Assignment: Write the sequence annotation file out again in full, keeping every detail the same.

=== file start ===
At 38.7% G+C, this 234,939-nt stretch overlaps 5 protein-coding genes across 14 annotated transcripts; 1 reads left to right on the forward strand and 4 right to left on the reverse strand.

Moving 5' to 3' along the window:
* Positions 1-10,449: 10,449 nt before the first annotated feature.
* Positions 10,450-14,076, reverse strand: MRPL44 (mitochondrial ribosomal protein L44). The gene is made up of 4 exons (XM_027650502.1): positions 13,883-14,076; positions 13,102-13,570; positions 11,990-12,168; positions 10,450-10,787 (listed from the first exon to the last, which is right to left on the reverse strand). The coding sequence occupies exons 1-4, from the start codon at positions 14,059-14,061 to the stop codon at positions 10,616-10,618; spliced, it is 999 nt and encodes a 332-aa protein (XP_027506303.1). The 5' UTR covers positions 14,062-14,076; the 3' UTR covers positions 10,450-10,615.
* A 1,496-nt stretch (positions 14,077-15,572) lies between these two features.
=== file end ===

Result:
At 38.7% G+C, this 234,939-nt stretch overlaps 5 protein-coding genes across 14 annotated transcripts; 1 reads left to right on the forward strand and 4 right to left on the reverse strand.

Moving 5' to 3' along the window:
* Positions 1-10,449: 10,449 nt before the first annotated feature.
* Positions 10,450-14,076, reverse strand: MRPL44 (mitochondrial ribosomal protein L44). The gene is made up of 4 exons (XM_027650502.1): positions 13,883-14,076; positions 13,102-13,570; positions 11,990-12,168; positions 10,450-10,787 (listed from the first exon to the last, which is right to left on the reverse strand). The coding sequence occupies exons 1-4, from the start codon at positions 14,059-14,061 to the stop codon at positions 10,616-10,618; spliced, it is 999 nt and encodes a 332-aa protein (XP_027506303.1). The 5' UTR covers positions 14,062-14,076; the 3' UTR covers positions 10,450-10,615.
* A 1,496-nt stretch (positions 14,077-15,572) lies between these two features.